State Museum to Exhibit 12,000-Year-Old Skeletal Remains of a Pennsylvania Mastodon

Jan 21, 2010, 12:03 ET from Pennsylvania Historical and Museum Commission

HARRISBURG, Pa., Jan. 21 /PRNewswire-USNewswire/ -- The skeleton of a 12,000-year-old Pennsylvania Mastodon is the star attraction of an exhibit that will open Jan. 24 at the State Museum of Pennsylvania, the Historical and Museum Commission said today.

The mastodon is displayed as part of "Tusks! Ice Age Mammoths and Mastodons," an exhibit that tells the story of mammoths and mastodons, extinct relatives of modern elephants who roamed much of North America until the end of the last Ice Age, 10,000 years ago.  

"It is the most complete specimen from Pennsylvania and one of the most complete on the East Coast," said Robert Sullivan, the museum's senior curator for paleontology and geology. "It is 90 percent complete. It ranks as one of the most important mastodon specimens known from North America."

On July 5, 1968, two employees of Lakeside Peat Humus Company in Marshalls Creek, Monroe County, accidentally snagged the mastodon's skull while they were running a bucket through a peat bog as part of routine mining operations. A month later, museum staff and volunteers excavated the specimen from the peat bog.

The bones were found separated, scattered in the mud. Only a few bones were missing, such as some ribs, toe bones, and both tusks. Other bones were damaged including skull, some vertebrae, both pelvic bones and both shoulder blades. The damaged bones have been restored, and missing bones have been replaced, using casts from a similar-size mastodon.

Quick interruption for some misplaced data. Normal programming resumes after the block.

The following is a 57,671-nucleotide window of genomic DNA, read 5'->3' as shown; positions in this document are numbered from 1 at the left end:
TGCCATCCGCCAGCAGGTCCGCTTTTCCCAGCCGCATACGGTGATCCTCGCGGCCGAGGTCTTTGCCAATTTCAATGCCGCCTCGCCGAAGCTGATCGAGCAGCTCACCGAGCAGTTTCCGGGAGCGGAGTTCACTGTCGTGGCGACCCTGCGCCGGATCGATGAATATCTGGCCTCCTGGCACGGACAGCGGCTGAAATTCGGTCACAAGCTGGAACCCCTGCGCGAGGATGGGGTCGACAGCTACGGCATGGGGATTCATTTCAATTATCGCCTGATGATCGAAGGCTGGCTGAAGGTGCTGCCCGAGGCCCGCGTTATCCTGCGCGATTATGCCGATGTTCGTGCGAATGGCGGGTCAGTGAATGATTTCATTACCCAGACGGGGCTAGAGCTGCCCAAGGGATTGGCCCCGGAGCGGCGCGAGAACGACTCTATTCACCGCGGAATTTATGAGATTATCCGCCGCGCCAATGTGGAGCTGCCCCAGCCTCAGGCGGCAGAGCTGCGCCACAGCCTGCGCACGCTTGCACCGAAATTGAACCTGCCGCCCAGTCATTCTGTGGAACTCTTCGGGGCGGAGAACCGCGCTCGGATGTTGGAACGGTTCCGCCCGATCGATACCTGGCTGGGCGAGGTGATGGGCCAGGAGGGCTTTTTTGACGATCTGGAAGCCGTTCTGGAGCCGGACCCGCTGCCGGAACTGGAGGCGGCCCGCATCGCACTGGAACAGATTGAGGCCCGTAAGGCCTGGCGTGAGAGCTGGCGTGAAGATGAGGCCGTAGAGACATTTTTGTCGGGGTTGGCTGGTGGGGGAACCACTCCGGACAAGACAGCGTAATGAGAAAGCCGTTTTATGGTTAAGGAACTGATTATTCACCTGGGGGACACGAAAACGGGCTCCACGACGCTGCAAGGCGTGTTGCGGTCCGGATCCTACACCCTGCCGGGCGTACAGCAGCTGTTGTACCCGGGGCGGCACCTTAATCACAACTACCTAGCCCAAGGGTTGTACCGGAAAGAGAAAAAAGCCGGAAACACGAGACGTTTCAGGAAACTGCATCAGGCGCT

The mastodon stood nine feet tall at the shoulders, weighed an estimated 8,000 to 10,000 pounds, survived on a diet of twigs and leaves and lived near wooded areas.

For years, only half of the mastodon's skeleton was mounted in a display at the State Museum. This full skeletal display will allow visitors to view the entire animal from all sides to get a true sense of its size and beauty. The remount was completed by the Pittsburgh studio of Phil Fraley Productions, Inc., one of the leading firms in the world for such work.

Created by the Florida Museum of Natural History, the Tusks! exhibit features more than 80 specimens that include extinct proboscideans and some of their Ice Age neighbors, such as carnivores, horses, giant ground sloth and giant armadillos.  Colorful interpretive banners feature artists' reconstructions of the animals and photo murals of scientists at work.

After the Tusks! exhibition closes in May, the mastodon will be moved to a permanent home in the State Museum's Hall of Geology, currently under renovation. In addition to the dramatically remounted mastodon, additional fossil specimens and new and updated dioramas will create a richer experience for visitors. The gallery is expected to reopen in the fall.

The State Museum of Pennsylvania, located at 300 North Street, is open Wednesday through Saturday, 9 a.m. to 5 p.m., and Sunday, noon to 5 p.m.  General admission is $3 for adults and $2 for children/senior citizens. Individuals who need special assistance should call (717) 787-6778 or the Pennsylvania TDD relay service at (800) 654-5984.

For more information, visit, or call 717-787-6778.

Media contact: Howard Pollman, 717-705-8639

SOURCE Pennsylvania Historical and Museum Commission